Meletus, Lycon and Anytus were Socrates’ prosecutors. Socrates remarks that Meletus brought charges against him on behalf of the poets, Lycon on behalf of the orators, and Anytus on behalf of the politicians and craftsmen. (Ap. 23e2 – 5) A casual reading of the text suggests that Meletus is the most important of the three; he wrote out the charges against Socrates and it is he whom Socrates cross examines. Anytus, however, was most likely the bigger threat. (Ap. 18b2, 29c2 – 6, and 30b8)
Little is known about either Meletus or Lycon. According to the Euthyphro, Meletus was young and unknown to Socrates before the trial. (Euth. 2b7 – 10) His father, also named Meletus, was a poet. Lycon was an orator and an ardent defender of Athenian democracy. His son, Autolycus, was killed by the Thirty Tyrants. Anytus was a craftsman, and he was politically prominent in a way that Meletus and Lycon were not. He served as an Athenian general and was criminally prosecuted after Athens’ loss at Pylos in 409 B.C.E., but Aristotle reports that he “bribed the court and was acquitted.” Xenophon suggests that he was also implicated in earlier political corruption. In 403 B.C.E., Anytus returned from exile to help restore Athenian democracy after the Thirty were overthrown. Xenophon suggests that Anytus blamed Socrates for his son’s downfall and thus had a personal grudge against him.
The Sophists were traveling teachers who, for a fee, would instruct pupils in various subjects. Most importantly, the Sophists taught rhetoric – the art of speaking well – a crucial political skill in democratic city-states. Especially in Athens, political advancement and even wealth were tied to one’s ability to make eloquent and persuasive speeches. As a result, wealthy parents often paid for their sons to be instructed in this valuable skill. Three of the most famous Sophists were Gorgias, Prodicus and Hippias whom Socrates mentions by name at Ap. 19d4 – 20c3.
Like many Athenians, Socrates and Plato were adamantly opposed to the Sophists’ activities for three main reasons. First, the Sophists taught for money, which was contrary both to common Greek notions about what was proper and the practice of traditional Greek philosophers. Second, as the Sophists traveled from town to town, they learned about a great variety of religious and ethical customs which they then infused into their teaching. In itself, teaching on the basis of worldly experience would have been unobjectionable, but their experience inclined the Sophists towards a kind of skepticism and relativism that denied the existence of objective and universal truths. Third, their expertise in rhetoric enabled the Sophists and their students to become adept at a kind of verbal trickery that allowed them to make implausible views seem persuasive and reasonable. (They could, according to a common criticism, make “the worse argument the stronger.”) Worse still, those who mastered their lessons were able to convince others of subversive beliefs for self-serving ends. The negative connotation of our word ‘sophistry’ derives from this aspect of the Sophists’ teaching.
Throughout his defense and in Plato’s various writings, Socrates tried to distinguish himself from the Sophists in all three respects. In the Apology and elsewhere, he repeatedly denies that he has ever accepted a fee for his philosophizing. Further, his elenctic methods were not intended to produce skepticism, but to find the truth. Moreover, his goal was not only to benefit himself, but to benefit all Athenians by encouraging them to seek virtue. Nonetheless, it may have been difficult for the average Athenian to understand and appreciate the difference between Socrates’ activities and those of the Sophists.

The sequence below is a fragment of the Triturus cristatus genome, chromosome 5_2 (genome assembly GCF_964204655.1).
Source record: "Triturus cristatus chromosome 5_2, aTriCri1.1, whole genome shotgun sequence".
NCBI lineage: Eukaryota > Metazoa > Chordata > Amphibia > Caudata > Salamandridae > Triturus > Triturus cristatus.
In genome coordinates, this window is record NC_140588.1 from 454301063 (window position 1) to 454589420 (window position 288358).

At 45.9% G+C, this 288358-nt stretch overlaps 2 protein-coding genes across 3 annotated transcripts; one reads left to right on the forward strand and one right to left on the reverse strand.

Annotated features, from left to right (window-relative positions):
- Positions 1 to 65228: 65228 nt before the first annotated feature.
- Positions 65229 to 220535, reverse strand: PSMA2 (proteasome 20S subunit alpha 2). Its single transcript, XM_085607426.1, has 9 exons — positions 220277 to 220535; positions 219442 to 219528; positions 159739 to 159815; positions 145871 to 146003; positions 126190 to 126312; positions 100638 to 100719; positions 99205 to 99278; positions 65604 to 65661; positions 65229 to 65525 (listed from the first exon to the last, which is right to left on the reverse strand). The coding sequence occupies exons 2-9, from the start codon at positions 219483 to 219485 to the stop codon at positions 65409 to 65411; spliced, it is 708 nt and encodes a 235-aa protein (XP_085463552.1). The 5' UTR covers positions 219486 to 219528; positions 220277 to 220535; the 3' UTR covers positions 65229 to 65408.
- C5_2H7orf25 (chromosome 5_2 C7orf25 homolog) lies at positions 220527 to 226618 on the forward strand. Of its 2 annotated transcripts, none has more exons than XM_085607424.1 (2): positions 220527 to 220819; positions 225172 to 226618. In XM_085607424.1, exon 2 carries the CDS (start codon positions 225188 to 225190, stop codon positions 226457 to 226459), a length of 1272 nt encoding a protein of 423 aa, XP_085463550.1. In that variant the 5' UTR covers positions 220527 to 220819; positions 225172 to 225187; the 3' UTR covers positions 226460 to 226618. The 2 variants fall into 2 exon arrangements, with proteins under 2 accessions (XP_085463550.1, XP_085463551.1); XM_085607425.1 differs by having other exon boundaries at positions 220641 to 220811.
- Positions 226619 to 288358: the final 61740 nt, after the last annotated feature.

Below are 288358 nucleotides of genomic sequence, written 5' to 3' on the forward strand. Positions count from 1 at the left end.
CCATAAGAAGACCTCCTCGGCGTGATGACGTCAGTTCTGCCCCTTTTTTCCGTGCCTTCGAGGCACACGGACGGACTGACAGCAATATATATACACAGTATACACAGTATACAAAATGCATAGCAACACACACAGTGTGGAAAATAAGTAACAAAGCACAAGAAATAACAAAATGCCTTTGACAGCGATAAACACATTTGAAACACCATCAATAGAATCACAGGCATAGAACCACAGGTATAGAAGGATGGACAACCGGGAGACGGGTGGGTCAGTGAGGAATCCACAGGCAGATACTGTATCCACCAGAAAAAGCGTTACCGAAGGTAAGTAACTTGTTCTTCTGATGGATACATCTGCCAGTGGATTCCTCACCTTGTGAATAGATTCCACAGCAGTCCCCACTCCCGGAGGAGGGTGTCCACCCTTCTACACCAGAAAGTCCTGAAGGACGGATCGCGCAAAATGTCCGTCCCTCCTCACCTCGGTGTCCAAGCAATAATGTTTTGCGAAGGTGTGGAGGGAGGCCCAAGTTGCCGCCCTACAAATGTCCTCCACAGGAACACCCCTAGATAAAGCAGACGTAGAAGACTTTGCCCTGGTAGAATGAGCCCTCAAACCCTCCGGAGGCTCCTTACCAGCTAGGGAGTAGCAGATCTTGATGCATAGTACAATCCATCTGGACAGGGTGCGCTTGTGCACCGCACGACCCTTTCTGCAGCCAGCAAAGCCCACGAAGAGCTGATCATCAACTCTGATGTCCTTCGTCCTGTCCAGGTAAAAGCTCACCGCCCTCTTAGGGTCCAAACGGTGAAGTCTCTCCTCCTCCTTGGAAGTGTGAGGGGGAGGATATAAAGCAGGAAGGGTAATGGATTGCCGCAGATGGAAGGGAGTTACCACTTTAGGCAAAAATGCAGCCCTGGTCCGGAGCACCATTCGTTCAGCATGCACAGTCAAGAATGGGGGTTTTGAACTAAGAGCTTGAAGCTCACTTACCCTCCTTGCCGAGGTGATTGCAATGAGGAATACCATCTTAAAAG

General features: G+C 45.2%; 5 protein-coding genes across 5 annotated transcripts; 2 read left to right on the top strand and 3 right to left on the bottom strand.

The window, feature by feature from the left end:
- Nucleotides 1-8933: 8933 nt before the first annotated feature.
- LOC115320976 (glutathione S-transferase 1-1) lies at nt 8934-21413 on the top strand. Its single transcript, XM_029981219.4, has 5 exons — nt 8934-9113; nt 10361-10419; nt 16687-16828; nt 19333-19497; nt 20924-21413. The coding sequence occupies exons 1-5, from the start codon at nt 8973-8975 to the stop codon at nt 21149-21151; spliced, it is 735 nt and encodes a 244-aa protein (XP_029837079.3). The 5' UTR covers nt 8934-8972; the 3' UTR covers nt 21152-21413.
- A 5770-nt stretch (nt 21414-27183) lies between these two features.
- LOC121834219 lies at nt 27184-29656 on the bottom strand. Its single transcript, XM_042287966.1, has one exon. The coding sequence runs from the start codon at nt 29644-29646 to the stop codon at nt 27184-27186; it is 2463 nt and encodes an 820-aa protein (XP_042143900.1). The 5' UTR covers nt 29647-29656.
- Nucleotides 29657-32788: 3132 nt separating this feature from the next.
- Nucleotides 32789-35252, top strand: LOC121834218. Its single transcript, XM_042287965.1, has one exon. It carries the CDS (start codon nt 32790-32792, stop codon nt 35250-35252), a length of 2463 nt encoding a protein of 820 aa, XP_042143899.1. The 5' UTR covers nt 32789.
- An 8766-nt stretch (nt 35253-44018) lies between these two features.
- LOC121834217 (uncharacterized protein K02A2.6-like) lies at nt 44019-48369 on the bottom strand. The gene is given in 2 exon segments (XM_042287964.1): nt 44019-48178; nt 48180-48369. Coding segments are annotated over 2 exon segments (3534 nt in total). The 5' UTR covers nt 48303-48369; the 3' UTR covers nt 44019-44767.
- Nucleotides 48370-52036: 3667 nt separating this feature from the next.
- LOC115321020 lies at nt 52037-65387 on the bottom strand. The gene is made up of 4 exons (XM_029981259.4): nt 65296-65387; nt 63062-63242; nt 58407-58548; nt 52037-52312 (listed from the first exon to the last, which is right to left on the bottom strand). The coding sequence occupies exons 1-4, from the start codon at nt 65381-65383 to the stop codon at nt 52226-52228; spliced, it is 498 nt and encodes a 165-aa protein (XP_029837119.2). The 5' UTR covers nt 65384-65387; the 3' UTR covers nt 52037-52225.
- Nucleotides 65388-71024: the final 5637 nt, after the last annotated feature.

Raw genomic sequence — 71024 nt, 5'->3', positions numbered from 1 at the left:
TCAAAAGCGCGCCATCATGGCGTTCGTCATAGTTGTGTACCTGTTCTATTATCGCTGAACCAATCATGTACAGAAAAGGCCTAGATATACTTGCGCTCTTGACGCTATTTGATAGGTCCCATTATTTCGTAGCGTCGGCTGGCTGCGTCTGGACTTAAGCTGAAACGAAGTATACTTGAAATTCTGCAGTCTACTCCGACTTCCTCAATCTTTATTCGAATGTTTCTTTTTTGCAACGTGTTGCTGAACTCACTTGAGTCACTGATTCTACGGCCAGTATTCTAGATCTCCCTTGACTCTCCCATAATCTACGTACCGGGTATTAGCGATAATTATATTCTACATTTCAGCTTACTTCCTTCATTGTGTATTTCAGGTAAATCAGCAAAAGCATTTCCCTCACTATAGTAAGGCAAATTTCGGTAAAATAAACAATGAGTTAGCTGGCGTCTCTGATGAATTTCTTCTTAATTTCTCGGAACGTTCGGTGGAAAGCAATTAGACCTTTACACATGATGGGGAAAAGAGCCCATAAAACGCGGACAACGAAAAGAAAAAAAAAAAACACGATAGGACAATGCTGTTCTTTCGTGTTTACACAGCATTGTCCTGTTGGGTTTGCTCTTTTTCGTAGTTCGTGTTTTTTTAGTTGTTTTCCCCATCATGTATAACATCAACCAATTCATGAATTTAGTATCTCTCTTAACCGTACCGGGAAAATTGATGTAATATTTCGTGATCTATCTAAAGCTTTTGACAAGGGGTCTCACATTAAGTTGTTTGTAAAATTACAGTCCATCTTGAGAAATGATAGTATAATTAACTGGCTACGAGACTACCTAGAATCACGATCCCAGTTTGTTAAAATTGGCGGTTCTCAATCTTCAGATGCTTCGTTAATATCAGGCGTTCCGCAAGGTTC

Anaxagoras was the first of the pre-Socratic “natural” philosophers to have held that Mind (Nous) is a cause in the physical, material world. He was born in Asia Minor at around 500 B.C.E. Probably at around 480 B.C.E., he moved to Athens, becoming the first philosopher to settle there, and taught the young Pericles. In around 450 B.C.E, Anaxagoras was prosecuted and condemned for impiety by Pericles’ political opponents. He got out of prison, likely with Pericles’ help, and moved to Ionia where he died in exile in 428 B.C.
Anaxoragas wrote a book that Plato implies was on sale in Athens at the time of Socrates’ trial (Ap. 26e1). Most of this work is now lost, although fragments of it have survived. Anaxagoras’ philosophical predecessors were materialists, which means they thought that everything that exists is physical or material. Empedocles, for example, taught that everything is composed of four kinds of basic, indestructible particles: earth, air, fire, and water. Anaxagoras disagreed, claiming that “in everything there is a portion of everything.” More significantly, he diverged from his predecessors by arguing that Mind set in motion all things, Mind “has power over all things that have life, both greater and smaller,” and Mind is the cause of all order and arrangement. Though it is unlikely that Anaxagoras worked out this view in any detail, by introducing non-materialist principles into philosophy, he paved the way for many important philosophical developments.
Meletus asserts at Ap. 26d3 - 4 that Socrates says “the sun is stone and the moon is earth.” Presumably these are views that Anaxagoras held. Meletus’ remark is damaging to his case because it shows that he has confused Socrates’ teaching with that of Anaxagoras.
Sources and Further Reading:
T. C. Brickhouse and N. D. Smith, Socrates on Trial (Oxford: Clarendon Press, 1988).
Richard Kraut, “Plato,” Stanford Encyclopedia of Philosophy, available online at http://plato.stanford.edu/entries/plato/.
Debra Nails, “Socrates,” Stanford Encyclopedia of Philosophy, available online at http://plato.stanford.edu/entries/socrates/.
C. D. C. Reeve, Socrates in the Apology: An Essay on Plato’s Apology of Socrates (Indianapolis, IN: Hackett, 1989).
Emily Wilson, The Death of Socrates (Cambridge, MA: Harvard University Press, 2007).